The sad story of Sebastopol’s Gravenstein apple, twisting in the wind on its short, stubby stem as the crop has dwindled for the past 30 years, has taken a dramatic turn thanks to the rise of the hard cider industry.
Now, instead of tearing apple orchards out for grapes, farmers are planting more apple trees to meet the growing demands of local cider makers who need a steady supply of the acidic and aromatic apples to make the refreshing, low-alcohol ciders beloved by many European countries and newly loved here.
“There’s a revival in the county with the value-added products, which is hard cider primarily,” said Carmen Snyder, executive director of Sonoma County Farm Trails, a nonprofit that cultivates community through farmer-to-farmer and farmer-to-public educational forums. “There are Gravensteins that are being planted right now at Dutton Ranch, Manzana (Products Co.), Devoto (Orchards), and others. So that’s exciting.”
This weekend, Farm Trails will host the 42nd annual Gravenstein Apple Fair at Ragle Ranch Park in Sebastopol. If you’ve stopped by the folksy fair the past few years, you’ll know this ain’t your grandma’s apple fair anymore.
Returning to its agricultural roots, the fair now offers a “Life on the Farm” activity every half hour; a Do-It-Yourself Arena where you can learn how to make your own cheese, kimchi and beer; an array of farm-to-table culinary demonstrations in the Chef’s Tent; entertainment by local hipsters like the Hubbub Club band; and an Artisan Cheese Lounge where, for an extra fee of $25, you can enjoy pairings of local cheeses with local wines, beers and hard ciders.
New this year is the Craft Cider Tent, where the new generation of cider makers will offer tastes of 10 to 20 local ciders made from the Gravenstein apple, as well as ciders made from other varieties. The cool, refreshing ciders are the perfect anecdote to a hot August afternoon.
“People love the cider because it’s versatile,” said Jolie Devoto-Wade of Devoto Orchards Cider and Golden State Cider in Sebastopol. “You can drink it wherever, whenever, and it’s refreshing. It has that nice, crisp acidity.”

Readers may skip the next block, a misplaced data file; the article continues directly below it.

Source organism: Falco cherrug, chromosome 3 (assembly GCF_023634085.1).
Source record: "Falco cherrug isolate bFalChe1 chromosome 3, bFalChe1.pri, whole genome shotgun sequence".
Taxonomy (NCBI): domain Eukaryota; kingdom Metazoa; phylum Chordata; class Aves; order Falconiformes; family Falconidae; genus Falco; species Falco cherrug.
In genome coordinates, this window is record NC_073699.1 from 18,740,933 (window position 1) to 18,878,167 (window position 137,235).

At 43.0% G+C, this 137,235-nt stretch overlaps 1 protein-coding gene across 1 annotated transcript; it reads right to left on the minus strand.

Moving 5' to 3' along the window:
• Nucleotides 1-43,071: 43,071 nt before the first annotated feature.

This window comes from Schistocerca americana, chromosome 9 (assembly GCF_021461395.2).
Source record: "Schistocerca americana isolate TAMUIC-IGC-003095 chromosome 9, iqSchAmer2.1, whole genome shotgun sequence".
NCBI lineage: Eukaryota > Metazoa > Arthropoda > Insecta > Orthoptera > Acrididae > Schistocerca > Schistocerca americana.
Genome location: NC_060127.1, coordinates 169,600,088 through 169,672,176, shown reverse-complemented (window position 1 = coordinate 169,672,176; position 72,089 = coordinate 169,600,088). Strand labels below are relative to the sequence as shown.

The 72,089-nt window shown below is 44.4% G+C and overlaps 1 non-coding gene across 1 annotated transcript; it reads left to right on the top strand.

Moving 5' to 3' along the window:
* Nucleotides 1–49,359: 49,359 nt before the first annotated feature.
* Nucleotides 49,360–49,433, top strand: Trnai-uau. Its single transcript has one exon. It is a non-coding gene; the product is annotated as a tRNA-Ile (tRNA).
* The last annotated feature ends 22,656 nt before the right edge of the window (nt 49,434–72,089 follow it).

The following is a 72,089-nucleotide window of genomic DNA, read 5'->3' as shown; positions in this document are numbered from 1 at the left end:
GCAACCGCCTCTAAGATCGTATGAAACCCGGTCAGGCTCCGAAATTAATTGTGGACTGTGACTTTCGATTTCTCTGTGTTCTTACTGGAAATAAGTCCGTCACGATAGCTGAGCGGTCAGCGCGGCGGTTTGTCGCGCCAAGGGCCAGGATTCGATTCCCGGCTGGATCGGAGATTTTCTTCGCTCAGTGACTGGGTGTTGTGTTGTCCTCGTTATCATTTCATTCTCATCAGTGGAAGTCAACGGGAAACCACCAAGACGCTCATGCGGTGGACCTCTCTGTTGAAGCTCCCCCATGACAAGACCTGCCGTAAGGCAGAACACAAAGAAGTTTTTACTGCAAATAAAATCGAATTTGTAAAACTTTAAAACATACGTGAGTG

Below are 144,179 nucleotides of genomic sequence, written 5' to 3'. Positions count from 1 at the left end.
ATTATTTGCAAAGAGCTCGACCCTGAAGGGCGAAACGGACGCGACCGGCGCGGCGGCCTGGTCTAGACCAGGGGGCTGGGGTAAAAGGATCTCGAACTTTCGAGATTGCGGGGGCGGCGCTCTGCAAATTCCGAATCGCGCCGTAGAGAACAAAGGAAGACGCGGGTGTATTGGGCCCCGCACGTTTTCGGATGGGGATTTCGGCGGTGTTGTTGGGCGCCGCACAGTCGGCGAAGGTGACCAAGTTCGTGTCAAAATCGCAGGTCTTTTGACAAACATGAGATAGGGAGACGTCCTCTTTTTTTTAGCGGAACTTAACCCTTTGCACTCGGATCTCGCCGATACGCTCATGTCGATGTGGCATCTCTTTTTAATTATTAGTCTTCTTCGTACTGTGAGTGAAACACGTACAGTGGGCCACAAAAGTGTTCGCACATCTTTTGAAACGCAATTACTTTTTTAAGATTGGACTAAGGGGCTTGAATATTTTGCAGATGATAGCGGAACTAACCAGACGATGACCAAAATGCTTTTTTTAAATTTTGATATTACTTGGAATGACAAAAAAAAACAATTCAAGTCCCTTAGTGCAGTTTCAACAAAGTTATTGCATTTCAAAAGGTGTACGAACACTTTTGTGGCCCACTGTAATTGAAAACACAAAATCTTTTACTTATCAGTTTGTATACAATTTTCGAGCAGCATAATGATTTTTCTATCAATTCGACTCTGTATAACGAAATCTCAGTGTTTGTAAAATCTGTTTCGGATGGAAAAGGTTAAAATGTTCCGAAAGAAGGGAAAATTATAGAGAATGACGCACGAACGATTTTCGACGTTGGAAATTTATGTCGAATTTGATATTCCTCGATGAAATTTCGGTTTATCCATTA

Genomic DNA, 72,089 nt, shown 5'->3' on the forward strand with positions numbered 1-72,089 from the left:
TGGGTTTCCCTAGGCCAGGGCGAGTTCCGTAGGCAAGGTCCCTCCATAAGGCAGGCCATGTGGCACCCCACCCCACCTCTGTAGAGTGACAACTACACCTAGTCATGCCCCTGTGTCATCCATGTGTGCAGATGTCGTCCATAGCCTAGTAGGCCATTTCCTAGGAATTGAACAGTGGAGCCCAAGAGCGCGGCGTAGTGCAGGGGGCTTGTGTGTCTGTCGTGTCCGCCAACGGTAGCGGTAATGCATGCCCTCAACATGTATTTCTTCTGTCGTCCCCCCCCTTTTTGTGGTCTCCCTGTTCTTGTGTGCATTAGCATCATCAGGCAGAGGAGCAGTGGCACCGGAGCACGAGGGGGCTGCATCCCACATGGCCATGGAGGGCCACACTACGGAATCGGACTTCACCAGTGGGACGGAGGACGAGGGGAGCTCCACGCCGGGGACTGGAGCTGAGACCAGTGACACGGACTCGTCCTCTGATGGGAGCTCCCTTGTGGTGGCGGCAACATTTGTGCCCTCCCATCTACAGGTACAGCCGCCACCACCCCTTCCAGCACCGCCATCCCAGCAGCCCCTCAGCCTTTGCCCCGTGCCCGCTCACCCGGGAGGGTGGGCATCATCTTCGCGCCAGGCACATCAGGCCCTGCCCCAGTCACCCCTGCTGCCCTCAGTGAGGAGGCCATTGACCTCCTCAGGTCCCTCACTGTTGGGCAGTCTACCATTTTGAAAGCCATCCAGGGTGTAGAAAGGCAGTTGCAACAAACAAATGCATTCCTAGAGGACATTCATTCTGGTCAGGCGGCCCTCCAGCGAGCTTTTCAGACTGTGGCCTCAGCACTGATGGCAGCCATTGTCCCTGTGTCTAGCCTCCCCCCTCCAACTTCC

Devoto-Wade has been making hard cider with her husband, Hunter Wade, since 2012 from the apples her father, Stan Devoto, has been growing in the west county since 1976. The hard cider company now has 250 accounts in the Bay Area, with 50 percent going to bars or restaurants and 50 percent sold at retail outlets.
The growing cadre of hard cider consumers tends to be young craft-beer drinkers looking for another beverage with a hand-crafted pedigree.
“Eighty percent of the cider market is millennials, 21 to 35,” Devoto-Wade said. “About 50 percent are females and 50 percent are males.”
The couple uses the Gravenstein apples and other high-tannin apples like Arkansas Black, Pippin and Braeburn for their high-end line of Devoto Cider, which sources from Devoto Orchards and other neighbors on the ridge west of Sebastopol. It is bottled in a 750-mililliter wine bottle and goes for $12 to $14 a bottle.
“We use whatever interesting apple we can get our hands on, and it’s a huge blend,” she said. “We wanted to pay tribute to the farm where we live and where we grew up.”
The couple created a more affordable line of Golden State Cider from apples sourced from Devoto Orchards as well as other farmers in California, Oregon and Washington, so that they can produce a cider year-round. It’s made from “dessert” apple varieties such as Golden Delicious, Pink Lady and Fuji. The cider is packaged in cans, and a four-pack retails for about $12.